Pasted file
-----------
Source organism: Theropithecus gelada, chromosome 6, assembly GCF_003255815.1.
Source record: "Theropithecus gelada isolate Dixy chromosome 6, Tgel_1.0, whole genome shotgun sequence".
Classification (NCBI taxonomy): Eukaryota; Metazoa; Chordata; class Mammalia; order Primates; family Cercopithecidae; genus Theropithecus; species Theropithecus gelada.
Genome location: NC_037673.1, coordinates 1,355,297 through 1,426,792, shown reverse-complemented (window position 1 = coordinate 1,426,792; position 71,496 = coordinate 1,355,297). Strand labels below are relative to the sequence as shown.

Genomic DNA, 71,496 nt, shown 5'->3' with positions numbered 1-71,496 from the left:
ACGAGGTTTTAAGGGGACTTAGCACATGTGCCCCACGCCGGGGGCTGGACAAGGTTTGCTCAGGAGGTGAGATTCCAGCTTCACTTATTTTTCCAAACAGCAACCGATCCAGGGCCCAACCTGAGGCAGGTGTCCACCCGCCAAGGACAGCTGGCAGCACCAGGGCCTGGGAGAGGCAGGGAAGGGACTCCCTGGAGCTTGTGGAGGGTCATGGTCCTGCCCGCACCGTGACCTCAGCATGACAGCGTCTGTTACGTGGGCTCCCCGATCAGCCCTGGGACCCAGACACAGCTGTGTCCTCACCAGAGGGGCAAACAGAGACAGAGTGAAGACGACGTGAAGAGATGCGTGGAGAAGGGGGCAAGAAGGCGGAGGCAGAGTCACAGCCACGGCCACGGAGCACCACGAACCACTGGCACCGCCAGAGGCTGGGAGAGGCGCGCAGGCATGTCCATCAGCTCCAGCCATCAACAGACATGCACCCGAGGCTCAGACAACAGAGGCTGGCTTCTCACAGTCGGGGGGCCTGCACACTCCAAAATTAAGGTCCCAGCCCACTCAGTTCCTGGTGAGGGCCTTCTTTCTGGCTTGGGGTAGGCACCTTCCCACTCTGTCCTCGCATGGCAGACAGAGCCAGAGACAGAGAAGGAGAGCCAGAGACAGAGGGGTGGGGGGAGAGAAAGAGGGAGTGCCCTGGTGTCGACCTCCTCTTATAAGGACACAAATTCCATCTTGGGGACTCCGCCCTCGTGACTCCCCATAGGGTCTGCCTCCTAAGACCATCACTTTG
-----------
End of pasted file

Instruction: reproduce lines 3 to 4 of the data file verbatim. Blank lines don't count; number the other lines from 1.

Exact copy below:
Classification (NCBI taxonomy): Eukaryota; Metazoa; Chordata; class Mammalia; order Primates; family Cercopithecidae; genus Theropithecus; species Theropithecus gelada.
Genome location: NC_037673.1, coordinates 1,355,297 through 1,426,792, shown reverse-complemented (window position 1 = coordinate 1,426,792; position 71,496 = coordinate 1,355,297). Strand labels below are relative to the sequence as shown.